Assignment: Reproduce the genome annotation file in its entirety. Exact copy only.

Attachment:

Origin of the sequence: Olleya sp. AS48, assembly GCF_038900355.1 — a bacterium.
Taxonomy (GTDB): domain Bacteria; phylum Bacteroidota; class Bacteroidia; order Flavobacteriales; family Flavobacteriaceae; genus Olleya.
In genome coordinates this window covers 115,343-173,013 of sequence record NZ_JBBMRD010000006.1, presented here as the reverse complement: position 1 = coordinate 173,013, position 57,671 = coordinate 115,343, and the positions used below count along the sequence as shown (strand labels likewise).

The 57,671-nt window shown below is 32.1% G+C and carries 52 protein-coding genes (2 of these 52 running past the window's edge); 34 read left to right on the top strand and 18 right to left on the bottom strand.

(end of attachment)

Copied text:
Origin of the sequence: Olleya sp. AS48, assembly GCF_038900355.1 — a bacterium.
Taxonomy (GTDB): domain Bacteria; phylum Bacteroidota; class Bacteroidia; order Flavobacteriales; family Flavobacteriaceae; genus Olleya.
In genome coordinates this window covers 115,343-173,013 of sequence record NZ_JBBMRD010000006.1, presented here as the reverse complement: position 1 = coordinate 173,013, position 57,671 = coordinate 115,343, and the positions used below count along the sequence as shown (strand labels likewise).

The 57,671-nt window shown below is 32.1% G+C and carries 52 protein-coding genes (2 of these 52 running past the window's edge); 34 read left to right on the top strand and 18 right to left on the bottom strand.